Example Testmo parallel testing strategy
So in order to integrate with and submit your parallel test jobs to Testmo, you would follow this approach:
  1. 1.
    Before you start your parallel test jobs, first call the automation:run:create command in your CI/CD pipeline. This creates a new test automation run in Testmo so you can add results. The command returns a test run ID. You need to store this ID and pass it to your parallel test jobs in your CI/CD pipeline, so you can add your results.
  2. 2.
    Then in each parallel test job you start your test automation tool to run your tests (you can either start it yourself or let the testmo tool launch your tests). You use the automation:run:submit-thread command to create a new thread and submit your results (and optionally launch your automation tool). You need to pass the above mentioned test run ID, so the new thread and results are added to the test run you created in step 1.
  3. 3.
    After all your parallel test jobs completed, mark the test run as completed by calling the automation:run:complete command. You again need to pass the test run ID created in step 1.
With each command, you can also optionally pass additional fields, links and artifacts (see above).
Examples for GitHub Actions, GitLab CI/CD, CircleCI and more
Ready to implement the Testmo integration with parallel test jobs in your CI/CD pipeline? We have ready-to-use examples, just see our CI/CD integration page to learn more.

Linking test runs to configurations and milestones

It's useful to link your test automation runs to configurations and milestones to make it easier to track, report and group your test runs. When you create a test automation run, either with the automation:run:submit or automation:run:create commands, you can specify a configuration and milestone.

Linking configurations

To link a test automation run to a configuration, you can either directly specify the configuration ID or use the configuration name:
  • You can specify a milestone ID with the --config-id option. IDs for configurations can be found in Testmo under Admin > Configurations.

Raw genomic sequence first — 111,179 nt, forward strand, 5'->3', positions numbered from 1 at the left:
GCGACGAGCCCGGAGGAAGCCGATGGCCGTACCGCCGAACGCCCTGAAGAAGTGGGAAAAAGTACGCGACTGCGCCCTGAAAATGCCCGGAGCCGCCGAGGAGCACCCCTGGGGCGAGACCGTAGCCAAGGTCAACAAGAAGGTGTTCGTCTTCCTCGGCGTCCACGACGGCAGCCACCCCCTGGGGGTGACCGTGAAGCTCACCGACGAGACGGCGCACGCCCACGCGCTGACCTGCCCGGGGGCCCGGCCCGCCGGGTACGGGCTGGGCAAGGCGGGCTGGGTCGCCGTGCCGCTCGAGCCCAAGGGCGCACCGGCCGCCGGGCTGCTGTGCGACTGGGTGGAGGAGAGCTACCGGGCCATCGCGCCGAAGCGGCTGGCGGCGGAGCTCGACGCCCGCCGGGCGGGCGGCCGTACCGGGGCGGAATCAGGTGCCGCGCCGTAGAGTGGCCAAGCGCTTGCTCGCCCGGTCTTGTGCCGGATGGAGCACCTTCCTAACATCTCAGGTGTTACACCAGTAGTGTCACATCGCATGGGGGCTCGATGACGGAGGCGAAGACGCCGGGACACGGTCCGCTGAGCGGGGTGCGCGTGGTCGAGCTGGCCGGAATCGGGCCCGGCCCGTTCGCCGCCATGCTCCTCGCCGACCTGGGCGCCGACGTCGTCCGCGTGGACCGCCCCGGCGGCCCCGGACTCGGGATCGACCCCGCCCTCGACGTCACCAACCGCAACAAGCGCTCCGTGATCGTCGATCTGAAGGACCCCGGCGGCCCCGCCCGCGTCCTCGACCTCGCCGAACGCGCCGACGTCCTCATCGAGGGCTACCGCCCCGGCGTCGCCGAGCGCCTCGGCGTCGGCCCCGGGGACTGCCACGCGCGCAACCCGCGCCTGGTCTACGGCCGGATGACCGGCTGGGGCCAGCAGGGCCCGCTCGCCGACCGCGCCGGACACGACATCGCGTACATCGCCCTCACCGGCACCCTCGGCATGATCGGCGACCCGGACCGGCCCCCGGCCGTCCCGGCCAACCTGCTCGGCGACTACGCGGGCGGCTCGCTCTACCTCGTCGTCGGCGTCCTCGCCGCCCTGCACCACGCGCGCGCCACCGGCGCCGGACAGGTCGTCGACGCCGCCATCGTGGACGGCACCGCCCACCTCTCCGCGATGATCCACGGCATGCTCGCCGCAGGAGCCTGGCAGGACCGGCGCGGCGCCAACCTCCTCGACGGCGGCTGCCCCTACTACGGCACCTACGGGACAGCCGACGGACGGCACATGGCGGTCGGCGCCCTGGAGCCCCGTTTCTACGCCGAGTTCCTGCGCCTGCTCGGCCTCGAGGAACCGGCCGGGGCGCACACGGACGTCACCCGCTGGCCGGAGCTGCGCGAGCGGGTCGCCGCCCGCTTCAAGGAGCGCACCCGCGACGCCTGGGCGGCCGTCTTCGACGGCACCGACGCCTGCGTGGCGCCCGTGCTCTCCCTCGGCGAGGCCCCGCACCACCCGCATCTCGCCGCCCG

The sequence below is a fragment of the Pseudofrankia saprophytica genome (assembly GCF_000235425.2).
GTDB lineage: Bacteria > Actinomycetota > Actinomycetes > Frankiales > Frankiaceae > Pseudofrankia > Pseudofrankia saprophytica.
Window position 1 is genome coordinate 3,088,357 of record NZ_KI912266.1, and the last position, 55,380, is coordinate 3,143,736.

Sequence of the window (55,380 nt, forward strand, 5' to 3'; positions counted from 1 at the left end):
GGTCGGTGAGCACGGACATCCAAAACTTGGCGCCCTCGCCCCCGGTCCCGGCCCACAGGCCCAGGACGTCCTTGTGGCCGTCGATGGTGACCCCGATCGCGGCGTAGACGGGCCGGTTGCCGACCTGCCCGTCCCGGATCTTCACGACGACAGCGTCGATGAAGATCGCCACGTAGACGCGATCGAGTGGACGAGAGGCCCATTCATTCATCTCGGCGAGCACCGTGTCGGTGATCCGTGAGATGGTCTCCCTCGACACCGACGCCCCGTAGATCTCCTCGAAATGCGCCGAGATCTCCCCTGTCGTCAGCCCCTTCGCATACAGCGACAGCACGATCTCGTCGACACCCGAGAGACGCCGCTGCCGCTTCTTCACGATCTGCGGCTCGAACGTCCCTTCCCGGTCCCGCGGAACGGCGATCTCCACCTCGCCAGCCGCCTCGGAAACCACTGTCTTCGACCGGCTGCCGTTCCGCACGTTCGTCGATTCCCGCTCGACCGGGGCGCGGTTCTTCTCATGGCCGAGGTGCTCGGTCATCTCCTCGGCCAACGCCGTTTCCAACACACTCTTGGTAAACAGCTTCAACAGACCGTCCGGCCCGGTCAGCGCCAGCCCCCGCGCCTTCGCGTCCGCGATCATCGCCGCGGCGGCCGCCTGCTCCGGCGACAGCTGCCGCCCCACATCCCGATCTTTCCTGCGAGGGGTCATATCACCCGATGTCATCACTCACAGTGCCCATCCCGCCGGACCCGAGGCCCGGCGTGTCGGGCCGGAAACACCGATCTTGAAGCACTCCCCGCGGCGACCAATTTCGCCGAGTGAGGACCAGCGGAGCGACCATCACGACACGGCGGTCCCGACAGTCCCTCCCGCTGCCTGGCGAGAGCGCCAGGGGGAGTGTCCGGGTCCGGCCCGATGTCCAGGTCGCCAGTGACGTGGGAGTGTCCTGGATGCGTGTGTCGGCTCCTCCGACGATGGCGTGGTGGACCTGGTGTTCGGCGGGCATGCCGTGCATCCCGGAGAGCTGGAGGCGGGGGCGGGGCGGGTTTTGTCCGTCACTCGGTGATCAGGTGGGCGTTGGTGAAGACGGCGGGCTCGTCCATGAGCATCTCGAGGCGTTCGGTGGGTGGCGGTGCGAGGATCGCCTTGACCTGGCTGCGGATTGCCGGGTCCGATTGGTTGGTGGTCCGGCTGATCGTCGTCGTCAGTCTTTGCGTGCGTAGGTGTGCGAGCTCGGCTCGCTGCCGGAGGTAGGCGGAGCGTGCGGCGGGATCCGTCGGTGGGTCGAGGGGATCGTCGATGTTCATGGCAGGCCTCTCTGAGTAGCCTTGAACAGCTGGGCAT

• Or you can specify (part of) a configuration name with the --config-name option and Testmo will try to find the relevant configuration based on its name.

Linking milestones

To link a run to a milestone, there are multiple options. You can specify the milestone ID, or specify the name, or use tags for automatic milestone linking:
  • You can specify the milestone ID with the --milestone-id option. The ID of a milestone can be found by clicking the small info icon next to the milestone name in the header section of the milestone's view page.
  • Alternatively you can specify the name of a milestone with the --milestone option. Testmo will then try to find the milestone based on the milestone name.
  • Or you can ask Testmo to automatically link test runs to milestones based on tags (with the --tags option). When you add or edit a milestone in Testmo, you can add one or more automation tags (e.g. latest, release-5 etc). Testmo will automatically link a run to the latest milestone that was created with a matching automation tag. This way you do not need to change your command line call (and thus your CI/CD config). You just add new milestones in Testmo with the same tag. New runs are then always automatically linked to the latest relevant milestone.

Handling test failures and exist codes

When you launch your test automation tool by passing it to the testmo command, our CLI tool automatically passes through the exit code by default. This way, when your test runs fail, the exit code is correctly reported to your CI/CD pipeline.
When one of your test runs fail, usually most CI/CD pipelines stop any subsequent jobs from running and mark the CI/CD pipeline as failed. With the Testmo integration it can be useful to still run the test-complete (or however you would like to call it) pipeline job on failure through to run the automation:run:complete job.
Some CI/CD tools such as GitHub Actions support such fine-grained pipeline configurations (see our example article). Others (such as CircleCI) don't support running specific jobs on failure. However, Testmo automatically detects this and completes test automation runs after a certain time without new results (this can be configured in Testmo under Admin > Automation).
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On this page
Design goals
Getting started
How it works
Using the CLI on Windows
Best practices and recipes
Submitting your first test run
Record console output and test times
Adding custom fields, links & artifacts
Parallel test jobs in CI/CD pipelines
Linking test runs to configurations and milestones
Handling test failures and exist codes